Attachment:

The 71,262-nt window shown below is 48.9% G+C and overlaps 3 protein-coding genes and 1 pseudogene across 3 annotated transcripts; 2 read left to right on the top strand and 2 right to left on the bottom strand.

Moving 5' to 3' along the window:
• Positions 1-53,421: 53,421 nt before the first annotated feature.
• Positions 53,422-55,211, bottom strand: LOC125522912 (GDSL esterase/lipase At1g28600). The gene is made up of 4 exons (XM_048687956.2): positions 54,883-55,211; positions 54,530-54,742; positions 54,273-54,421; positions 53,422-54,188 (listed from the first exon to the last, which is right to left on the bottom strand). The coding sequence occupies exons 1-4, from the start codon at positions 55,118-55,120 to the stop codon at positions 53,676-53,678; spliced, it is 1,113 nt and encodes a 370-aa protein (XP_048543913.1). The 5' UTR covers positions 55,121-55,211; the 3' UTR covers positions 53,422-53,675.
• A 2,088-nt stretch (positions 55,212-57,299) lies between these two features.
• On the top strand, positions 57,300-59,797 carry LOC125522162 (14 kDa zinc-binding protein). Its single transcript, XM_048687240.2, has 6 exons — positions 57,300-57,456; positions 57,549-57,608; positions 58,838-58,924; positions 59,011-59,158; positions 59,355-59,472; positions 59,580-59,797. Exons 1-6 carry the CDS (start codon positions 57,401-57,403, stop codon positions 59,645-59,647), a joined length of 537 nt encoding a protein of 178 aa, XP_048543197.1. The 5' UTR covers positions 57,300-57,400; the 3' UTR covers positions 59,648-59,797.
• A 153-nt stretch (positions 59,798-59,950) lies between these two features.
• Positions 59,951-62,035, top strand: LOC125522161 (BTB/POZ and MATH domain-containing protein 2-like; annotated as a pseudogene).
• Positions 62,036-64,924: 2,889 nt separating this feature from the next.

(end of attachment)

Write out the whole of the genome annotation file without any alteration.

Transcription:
The 71,262-nt window shown below is 48.9% G+C and overlaps 3 protein-coding genes and 1 pseudogene across 3 annotated transcripts; 2 read left to right on the top strand and 2 right to left on the bottom strand.

Moving 5' to 3' along the window:
• Positions 1-53,421: 53,421 nt before the first annotated feature.
• Positions 53,422-55,211, bottom strand: LOC125522912 (GDSL esterase/lipase At1g28600). The gene is made up of 4 exons (XM_048687956.2): positions 54,883-55,211; positions 54,530-54,742; positions 54,273-54,421; positions 53,422-54,188 (listed from the first exon to the last, which is right to left on the bottom strand). The coding sequence occupies exons 1-4, from the start codon at positions 55,118-55,120 to the stop codon at positions 53,676-53,678; spliced, it is 1,113 nt and encodes a 370-aa protein (XP_048543913.1). The 5' UTR covers positions 55,121-55,211; the 3' UTR covers positions 53,422-53,675.
• A 2,088-nt stretch (positions 55,212-57,299) lies between these two features.
• On the top strand, positions 57,300-59,797 carry LOC125522162 (14 kDa zinc-binding protein). Its single transcript, XM_048687240.2, has 6 exons — positions 57,300-57,456; positions 57,549-57,608; positions 58,838-58,924; positions 59,011-59,158; positions 59,355-59,472; positions 59,580-59,797. Exons 1-6 carry the CDS (start codon positions 57,401-57,403, stop codon positions 59,645-59,647), a joined length of 537 nt encoding a protein of 178 aa, XP_048543197.1. The 5' UTR covers positions 57,300-57,400; the 3' UTR covers positions 59,648-59,797.
• A 153-nt stretch (positions 59,798-59,950) lies between these two features.
• Positions 59,951-62,035, top strand: LOC125522161 (BTB/POZ and MATH domain-containing protein 2-like; annotated as a pseudogene).
• Positions 62,036-64,924: 2,889 nt separating this feature from the next.